Most people in the developing world, including physicians, are so used to diminishing resources and an unresponsive government that they may have given up trying to establish new programmes. It is, therefore, important to empower the physicians and other personnel to improve this situation. Service programmes can bring in visiting specialists with expensive equipment and highly trained technicians to do a large number of operations or procedures in a short period of time. These programmes leave a clear and inappropriate message that visiting doctors can carry out various procedures and the local doctors cannot. Should this type of visit continue as the developing country progresses, the service organisations can easily run into more and more problems, formally and informally.
The inability of getting goods through customs, for instance, tends to occur where local organisations have not been asked to participate and cooperate with mission service trips. Some countries, such as Mexico, restrict the type of volunteer organisations allowed by requiring letters of support from local Mexican physicians or local medical societies – before any organisation is allowed to work within that country. It is important to ask questions constantly of those participating in medical service visits – is it appropriate and will it provide empowerment?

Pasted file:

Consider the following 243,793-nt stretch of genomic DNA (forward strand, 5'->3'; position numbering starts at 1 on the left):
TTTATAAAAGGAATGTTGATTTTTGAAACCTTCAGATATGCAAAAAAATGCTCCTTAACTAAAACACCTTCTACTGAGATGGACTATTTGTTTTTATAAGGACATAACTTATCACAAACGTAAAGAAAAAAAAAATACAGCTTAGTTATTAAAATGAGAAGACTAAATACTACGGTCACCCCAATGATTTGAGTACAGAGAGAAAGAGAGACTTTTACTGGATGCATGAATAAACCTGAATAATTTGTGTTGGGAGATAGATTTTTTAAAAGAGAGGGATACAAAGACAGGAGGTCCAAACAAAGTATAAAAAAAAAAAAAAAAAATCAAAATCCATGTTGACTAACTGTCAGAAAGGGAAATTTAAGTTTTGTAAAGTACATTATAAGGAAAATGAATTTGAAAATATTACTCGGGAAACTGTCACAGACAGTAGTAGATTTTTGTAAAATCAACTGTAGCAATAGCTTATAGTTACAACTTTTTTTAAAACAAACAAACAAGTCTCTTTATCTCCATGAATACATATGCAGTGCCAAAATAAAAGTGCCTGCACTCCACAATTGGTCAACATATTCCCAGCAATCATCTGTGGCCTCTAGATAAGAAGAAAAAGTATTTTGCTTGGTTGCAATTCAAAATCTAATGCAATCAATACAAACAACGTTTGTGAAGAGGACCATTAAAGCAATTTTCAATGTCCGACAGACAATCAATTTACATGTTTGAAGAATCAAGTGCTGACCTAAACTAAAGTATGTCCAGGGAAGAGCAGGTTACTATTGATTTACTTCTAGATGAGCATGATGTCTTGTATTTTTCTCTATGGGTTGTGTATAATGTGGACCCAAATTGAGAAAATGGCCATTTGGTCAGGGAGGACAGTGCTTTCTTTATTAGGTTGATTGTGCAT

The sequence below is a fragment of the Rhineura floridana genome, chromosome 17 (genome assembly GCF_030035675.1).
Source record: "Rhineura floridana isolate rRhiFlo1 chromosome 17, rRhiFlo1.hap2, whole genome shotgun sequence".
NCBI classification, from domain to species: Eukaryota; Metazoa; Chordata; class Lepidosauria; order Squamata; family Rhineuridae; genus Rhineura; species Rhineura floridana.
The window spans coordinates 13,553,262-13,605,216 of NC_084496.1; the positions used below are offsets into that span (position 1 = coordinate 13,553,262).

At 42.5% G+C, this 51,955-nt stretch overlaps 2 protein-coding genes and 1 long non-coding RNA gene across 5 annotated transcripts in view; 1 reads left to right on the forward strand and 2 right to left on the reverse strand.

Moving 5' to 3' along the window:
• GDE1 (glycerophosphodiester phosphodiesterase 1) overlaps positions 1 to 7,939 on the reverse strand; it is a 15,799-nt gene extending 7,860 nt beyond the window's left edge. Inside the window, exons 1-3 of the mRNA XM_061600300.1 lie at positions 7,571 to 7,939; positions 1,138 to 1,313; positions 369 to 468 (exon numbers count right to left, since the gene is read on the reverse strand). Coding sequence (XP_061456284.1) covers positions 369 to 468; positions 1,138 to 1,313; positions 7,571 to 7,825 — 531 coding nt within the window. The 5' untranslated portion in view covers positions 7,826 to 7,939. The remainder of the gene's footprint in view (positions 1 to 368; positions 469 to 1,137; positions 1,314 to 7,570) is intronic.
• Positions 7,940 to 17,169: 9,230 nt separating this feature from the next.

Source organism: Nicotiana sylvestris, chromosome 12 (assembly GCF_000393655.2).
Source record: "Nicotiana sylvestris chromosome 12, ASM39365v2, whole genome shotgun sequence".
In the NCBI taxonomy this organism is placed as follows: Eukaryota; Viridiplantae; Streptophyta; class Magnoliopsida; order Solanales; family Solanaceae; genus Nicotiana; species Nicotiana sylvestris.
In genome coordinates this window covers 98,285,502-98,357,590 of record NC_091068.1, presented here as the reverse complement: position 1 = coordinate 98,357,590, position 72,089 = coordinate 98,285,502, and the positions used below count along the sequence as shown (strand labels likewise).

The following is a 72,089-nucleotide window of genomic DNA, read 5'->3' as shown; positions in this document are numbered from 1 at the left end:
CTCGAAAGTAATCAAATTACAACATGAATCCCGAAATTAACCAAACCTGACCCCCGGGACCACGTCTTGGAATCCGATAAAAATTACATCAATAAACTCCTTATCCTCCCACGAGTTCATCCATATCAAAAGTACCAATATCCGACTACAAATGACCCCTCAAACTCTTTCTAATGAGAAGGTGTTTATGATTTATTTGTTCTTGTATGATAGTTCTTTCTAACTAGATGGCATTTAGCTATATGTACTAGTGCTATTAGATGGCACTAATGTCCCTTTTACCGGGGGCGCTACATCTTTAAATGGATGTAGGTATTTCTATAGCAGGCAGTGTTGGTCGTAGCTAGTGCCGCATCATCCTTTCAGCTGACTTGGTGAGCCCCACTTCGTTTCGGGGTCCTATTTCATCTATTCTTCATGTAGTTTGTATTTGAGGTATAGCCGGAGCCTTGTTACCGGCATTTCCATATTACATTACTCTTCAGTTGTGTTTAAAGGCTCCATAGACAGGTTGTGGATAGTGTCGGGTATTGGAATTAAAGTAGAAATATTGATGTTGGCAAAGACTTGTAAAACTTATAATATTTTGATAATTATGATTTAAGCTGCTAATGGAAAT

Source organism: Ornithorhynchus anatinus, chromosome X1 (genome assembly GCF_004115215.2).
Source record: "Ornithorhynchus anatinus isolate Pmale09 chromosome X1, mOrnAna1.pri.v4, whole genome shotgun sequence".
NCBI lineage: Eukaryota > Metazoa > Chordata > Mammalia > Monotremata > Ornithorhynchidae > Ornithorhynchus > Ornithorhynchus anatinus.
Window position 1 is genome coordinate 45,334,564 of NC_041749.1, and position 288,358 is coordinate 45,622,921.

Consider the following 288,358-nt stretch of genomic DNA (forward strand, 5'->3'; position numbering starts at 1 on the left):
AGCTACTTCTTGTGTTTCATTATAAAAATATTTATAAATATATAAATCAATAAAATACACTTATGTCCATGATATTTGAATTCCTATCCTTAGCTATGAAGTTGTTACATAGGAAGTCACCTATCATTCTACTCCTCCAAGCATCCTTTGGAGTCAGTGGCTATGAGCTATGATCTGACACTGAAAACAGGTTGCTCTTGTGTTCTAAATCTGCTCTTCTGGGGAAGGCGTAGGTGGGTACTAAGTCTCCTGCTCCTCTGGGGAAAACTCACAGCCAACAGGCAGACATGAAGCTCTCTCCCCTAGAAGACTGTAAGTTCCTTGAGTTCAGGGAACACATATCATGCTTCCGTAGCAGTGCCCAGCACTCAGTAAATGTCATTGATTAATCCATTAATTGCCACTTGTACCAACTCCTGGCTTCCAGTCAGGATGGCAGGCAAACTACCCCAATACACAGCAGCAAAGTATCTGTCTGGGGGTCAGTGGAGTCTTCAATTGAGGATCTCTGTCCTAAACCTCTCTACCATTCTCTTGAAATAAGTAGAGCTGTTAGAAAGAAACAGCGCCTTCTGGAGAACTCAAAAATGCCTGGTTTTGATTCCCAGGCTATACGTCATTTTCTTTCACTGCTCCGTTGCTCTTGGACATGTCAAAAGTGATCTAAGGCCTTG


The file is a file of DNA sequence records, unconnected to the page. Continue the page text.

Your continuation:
A typical programme format that we have evolved over the years is to provide first consultation, second lectures, and third demonstration surgery. Lectures are done both formally as well as informally. Demonstration surgery is done together with colleagues of the country, working with them on patients within their own practice. The policy of coming in with inexperienced visiting surgeons is entirely inappropriate, suggesting that they have come simply to practice their surgical techniques.
Another common mistake is to allow very important people from the local villages and cities to come in and receive care from the visiting ‘experts’. These typically are those who could afford to pay for private care locally. Providing care to these people provides a direct loss of revenue to the local physicians. This should be avoided whenever possible, and patients referred to the local ophthalmologist should be seen in consultation, with the local ophthalmologist providing a bill for services. An important rule in making any decisions in developing countries is to include not only the local ophthalmologists in these decisions, but actually adopt their preferences whenever possible.
One of the other important concepts to share is that of the ‘spirit of volunteerism’. In many countries, the ability to help people beyond the local family or village unit has not been developed. This can be addressed by suggesting the formation of volunteer organisations by the local ophthalmologists.